Feminism | Posted by Jocelyn S on 05/10/2013
Rachel Simmons at the Omega Institute
I would jump at any opportunity to participate in another workshop with Rachel Simmons, who is someone I’ve admired since her first book, Odd Girl Out, came out back in 2002. I got the opportunity to be a part of one of Rachel’s workshops during my time at the Omega Institute. I participated in the Say What You Mean, Be Who You Are workshop, which Rachel managed to cram with a ton of valuable lessons. Taking any workshop at Omega is incredible — it’s a truly magnificent place where people from all over can reflect and learn in a peaceful and nurturing environment that feeds the mind, body, and soul in more ways than you could imagine — but I especially loved the engaging ways Rachel taught us to advocate …
Feminism | Posted by Charles Clymer on 05/8/2013
A Letter To My Future Son
A friend of mine has a young son. She recently asked me, and other men, to write a letter to our sons who exist or have yet to be born that she could show to her own child, someday. This is my letter.
If you’re reading this, you are now set to embark on a journey into that wonderful, stressful, often-sticky phase we call “young adulthood”.
I want you to know that my love for you, my personal stake in your existence, could never be adequately measured.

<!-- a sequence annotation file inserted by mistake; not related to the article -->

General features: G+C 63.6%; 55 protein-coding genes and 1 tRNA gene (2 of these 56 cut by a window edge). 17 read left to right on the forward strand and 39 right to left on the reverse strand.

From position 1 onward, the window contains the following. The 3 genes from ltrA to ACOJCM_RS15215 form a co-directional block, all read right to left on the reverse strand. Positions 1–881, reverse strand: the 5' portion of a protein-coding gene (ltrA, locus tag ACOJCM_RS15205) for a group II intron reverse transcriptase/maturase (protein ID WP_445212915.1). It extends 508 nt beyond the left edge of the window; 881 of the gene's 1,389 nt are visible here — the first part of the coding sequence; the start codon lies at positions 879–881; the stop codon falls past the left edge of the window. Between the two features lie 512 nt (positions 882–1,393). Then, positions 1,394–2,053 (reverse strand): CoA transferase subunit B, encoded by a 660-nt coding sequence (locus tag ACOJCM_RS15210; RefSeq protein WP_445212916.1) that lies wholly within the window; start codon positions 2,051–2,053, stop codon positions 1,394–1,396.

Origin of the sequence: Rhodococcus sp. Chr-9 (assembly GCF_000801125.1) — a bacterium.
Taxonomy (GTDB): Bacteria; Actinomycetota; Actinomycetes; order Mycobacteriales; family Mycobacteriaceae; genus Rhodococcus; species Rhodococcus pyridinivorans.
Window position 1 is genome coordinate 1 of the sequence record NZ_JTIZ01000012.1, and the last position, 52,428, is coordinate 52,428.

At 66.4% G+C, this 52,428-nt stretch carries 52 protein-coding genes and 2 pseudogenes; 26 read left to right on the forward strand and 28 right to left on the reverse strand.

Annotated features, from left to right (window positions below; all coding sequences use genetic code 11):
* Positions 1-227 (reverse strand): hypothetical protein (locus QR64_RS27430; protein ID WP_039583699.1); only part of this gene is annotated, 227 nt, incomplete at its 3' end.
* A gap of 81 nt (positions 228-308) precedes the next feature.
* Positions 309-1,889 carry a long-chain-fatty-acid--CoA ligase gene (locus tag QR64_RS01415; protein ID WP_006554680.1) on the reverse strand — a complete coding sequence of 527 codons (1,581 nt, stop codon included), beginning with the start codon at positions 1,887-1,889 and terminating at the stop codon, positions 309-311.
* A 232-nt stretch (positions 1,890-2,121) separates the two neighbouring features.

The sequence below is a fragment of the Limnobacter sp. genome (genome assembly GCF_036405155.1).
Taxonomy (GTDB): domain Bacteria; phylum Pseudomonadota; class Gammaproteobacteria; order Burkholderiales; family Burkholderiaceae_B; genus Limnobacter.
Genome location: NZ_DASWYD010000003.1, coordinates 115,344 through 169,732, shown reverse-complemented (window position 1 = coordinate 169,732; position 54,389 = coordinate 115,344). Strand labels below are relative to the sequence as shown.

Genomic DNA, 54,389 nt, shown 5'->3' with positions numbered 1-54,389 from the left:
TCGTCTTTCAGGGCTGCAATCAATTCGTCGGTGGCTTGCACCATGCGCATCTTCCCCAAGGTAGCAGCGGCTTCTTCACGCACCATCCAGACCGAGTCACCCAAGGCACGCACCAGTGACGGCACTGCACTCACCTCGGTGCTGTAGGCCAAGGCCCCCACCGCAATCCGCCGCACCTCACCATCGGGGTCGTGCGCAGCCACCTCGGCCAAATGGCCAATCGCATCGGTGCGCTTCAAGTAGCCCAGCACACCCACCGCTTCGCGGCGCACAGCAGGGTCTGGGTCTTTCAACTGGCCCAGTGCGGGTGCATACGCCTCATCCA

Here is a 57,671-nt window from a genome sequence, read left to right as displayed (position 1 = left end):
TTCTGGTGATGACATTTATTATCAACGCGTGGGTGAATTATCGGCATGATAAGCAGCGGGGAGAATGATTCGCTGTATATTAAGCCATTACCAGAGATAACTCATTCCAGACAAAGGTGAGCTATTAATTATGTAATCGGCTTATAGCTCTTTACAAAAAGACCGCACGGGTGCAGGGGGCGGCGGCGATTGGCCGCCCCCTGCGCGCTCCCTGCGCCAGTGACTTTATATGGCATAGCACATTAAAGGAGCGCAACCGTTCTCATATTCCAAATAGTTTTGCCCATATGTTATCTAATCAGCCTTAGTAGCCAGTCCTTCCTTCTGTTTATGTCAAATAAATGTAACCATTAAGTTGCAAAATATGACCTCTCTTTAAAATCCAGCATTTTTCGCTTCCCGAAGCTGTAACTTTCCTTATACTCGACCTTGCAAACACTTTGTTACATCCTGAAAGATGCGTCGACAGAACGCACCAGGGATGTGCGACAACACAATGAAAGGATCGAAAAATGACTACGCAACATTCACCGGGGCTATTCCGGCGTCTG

As you have grown over the last 18 years, all I have ever sought to do is give you the best possible start on happiness in life and to respect and love others as equals.
You are a man in our …
Feminism, Pop-Culture | Posted by Shavon M on 05/6/2013
Bright Like a Diamond, White Like a Princess
In recent years, Disney has been toying around with their “Princess” brand, making their popular films and characters even more marketable to children–namely, to young girls. This isn’t really new: Disney has changed the designs of their princesses to fit with market trends numerous times since the first princess, Snow White, debuted in 1937. Controversy arose, however, when Disney began retooling their princess brand for new products last summer, tweaking their make-up and outfits, and changing other, more integral aspects of their characters.
The redesigns are noticeably more glamorous and more bedazzled. Princess Aurora (from Sleeping Beauty, 1959) and Belle (Beauty and the Beast, 1991) no longer have the visually-flat hair of their movie counterparts, and are instead featured with the shimmering, flowing locks frequently seen in magazine …
Feminism | Posted by Dani R on 04/29/2013
I thought I would stop being defined by my weight after middle school. When it kept happening, I thought, Okay, maybe after high school people will leave me alone. Again, I haven’t been so lucky and something that happened today only emphasizes that. While this incident is hard for me to repeat, I want everyone to know that even as an adult, I am still defined by my weight.
I went to the Pin Up BOOtique today in Ontario Mills, California and I spotted a really cute halter top that I wanted to try on. I asked a girl working there if she could get it for me in an XL and she said, “It runs small, so it’s not going to fit you.” I told her I wanted …